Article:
Nobuhiro “Monster” Tajima, who almost singlehandedly put a face on the Broadmoor Pikes Peak International Hill Climb over three decades, was inducted into the Colorado Springs Sports Hall of Fame on October 23.
The legendary driver was accompanied by his wife, Yumiko, for the gala evening with 425 attendees on hand at the Broadmoor World Arena.
Tajima is the sixth Hill Climb celebrity to join the Hall of Fame, produced by the Colorado Springs Sports Corporation, since the inaugural ceremony in 2000.
The others are Bobby Unser (2000), Leonard Vahsholtz (2008),Nick Sanborn (2013), longtime chairman Bob Gillis (2015), and theDonner Family (2017).
The Japanese driver was the first in history to break the elusive 10-minute mark when he piloted his twin-turbo Suzuki SX4 to the summit of 14,115-foot America’s Mountain with an extraordinary time of 9:51.278 in 2011. He made his debut on the Peak in 1988, taking third in the new Production GT Class in a Mazda 323 4WD auto, jump-starting a brilliant relationship with the race that now spans thirty years.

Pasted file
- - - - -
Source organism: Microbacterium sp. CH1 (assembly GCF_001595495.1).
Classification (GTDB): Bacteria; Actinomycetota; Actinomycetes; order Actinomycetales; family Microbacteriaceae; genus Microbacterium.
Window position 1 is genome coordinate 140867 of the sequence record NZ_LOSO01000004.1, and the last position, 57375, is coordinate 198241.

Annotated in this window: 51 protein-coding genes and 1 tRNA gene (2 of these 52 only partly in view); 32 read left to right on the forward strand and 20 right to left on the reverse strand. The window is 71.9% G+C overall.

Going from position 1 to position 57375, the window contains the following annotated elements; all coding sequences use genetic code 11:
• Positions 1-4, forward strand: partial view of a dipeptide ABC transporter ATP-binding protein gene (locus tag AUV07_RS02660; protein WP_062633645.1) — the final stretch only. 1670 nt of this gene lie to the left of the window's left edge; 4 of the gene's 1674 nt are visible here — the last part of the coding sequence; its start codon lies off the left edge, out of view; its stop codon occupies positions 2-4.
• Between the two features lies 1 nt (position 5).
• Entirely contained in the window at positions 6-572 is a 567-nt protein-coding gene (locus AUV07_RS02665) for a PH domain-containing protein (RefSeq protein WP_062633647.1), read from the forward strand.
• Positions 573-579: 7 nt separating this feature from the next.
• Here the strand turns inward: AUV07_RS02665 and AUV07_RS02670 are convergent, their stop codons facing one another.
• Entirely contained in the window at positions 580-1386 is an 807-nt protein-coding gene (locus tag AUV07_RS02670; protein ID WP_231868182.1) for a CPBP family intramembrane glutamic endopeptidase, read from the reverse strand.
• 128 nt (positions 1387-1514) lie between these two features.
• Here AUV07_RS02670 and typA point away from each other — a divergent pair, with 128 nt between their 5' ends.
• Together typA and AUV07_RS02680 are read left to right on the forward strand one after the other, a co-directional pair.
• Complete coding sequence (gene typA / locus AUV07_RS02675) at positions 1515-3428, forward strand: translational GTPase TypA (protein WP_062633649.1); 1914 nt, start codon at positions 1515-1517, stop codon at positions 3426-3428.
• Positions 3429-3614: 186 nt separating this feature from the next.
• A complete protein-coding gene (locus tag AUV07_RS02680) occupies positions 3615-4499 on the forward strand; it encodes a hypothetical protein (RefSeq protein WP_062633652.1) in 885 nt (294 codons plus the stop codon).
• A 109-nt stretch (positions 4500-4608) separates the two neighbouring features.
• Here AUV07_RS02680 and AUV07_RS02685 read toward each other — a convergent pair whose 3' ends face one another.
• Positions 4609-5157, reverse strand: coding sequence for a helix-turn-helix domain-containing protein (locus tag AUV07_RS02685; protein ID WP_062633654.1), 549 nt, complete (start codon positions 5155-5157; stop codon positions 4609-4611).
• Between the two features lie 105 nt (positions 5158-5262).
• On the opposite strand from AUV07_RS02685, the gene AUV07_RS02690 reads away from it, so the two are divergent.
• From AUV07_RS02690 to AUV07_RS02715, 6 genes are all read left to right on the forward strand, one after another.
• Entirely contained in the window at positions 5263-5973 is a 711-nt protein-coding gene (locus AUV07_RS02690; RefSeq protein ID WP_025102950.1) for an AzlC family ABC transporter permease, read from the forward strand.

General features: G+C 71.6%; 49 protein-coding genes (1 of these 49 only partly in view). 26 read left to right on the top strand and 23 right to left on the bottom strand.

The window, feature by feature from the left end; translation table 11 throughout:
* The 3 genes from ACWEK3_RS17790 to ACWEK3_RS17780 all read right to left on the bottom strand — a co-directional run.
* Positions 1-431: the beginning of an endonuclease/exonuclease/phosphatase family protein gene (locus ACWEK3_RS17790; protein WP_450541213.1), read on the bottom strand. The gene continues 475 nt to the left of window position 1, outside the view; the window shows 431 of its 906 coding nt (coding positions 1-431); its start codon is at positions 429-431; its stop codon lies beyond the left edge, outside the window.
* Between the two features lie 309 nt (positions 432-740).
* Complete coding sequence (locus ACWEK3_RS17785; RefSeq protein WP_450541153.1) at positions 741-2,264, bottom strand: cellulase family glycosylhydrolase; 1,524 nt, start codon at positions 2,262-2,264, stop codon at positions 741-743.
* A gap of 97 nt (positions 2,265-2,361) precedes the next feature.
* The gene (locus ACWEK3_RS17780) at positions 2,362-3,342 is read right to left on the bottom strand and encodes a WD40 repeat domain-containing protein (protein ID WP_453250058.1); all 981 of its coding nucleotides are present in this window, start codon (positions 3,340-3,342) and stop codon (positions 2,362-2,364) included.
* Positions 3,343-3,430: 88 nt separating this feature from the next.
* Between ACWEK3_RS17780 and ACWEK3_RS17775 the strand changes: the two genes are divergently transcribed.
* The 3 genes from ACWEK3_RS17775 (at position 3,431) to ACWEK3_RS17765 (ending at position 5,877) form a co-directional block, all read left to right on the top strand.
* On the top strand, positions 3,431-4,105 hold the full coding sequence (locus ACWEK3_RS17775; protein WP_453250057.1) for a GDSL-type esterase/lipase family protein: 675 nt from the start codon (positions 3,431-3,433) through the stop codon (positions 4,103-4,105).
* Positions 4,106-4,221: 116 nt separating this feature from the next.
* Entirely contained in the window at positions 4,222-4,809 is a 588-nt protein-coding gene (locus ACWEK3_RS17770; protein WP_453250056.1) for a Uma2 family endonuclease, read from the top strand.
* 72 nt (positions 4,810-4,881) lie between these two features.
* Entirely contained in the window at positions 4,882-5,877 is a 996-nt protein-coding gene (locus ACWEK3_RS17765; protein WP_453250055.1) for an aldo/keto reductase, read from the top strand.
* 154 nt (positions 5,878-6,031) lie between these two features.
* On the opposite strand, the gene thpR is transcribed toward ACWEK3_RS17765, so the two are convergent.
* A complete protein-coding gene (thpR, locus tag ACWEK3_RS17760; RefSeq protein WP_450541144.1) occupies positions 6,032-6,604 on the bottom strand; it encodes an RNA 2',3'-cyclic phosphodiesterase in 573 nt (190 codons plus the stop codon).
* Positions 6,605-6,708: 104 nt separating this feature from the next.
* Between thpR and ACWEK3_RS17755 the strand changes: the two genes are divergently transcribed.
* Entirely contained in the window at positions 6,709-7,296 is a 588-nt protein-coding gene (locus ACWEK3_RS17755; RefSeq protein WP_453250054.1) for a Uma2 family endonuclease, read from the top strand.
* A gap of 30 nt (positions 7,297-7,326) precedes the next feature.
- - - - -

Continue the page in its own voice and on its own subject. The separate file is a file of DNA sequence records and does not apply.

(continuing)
The 67-year-old driver/businessman, Chairman and CEO of the Tajima Motor Corporation, dominated the prestigious Unlimited Division from 1992-2011. He won the division eight times, including six times in a row from 2006-2011, placing himself among the great drivers of past years who won the signature event– Michele Mouton, Bobby Unser, Ari Vatanen, Walter Röhrl, Rod Millen, David Donner, Romain Dumas and Sébastien Loeb.
Tajima recorded four sub-ten minute finishes, the best being his 9:32.401 in 2015 when he took second to Rhys Millen in the Electric Modified Class. Tajima was named King of the Mountain seven times and recorded ten wins. He was inducted into the Pikes Peak Hill Climb Museum Hall of Fame in 2016.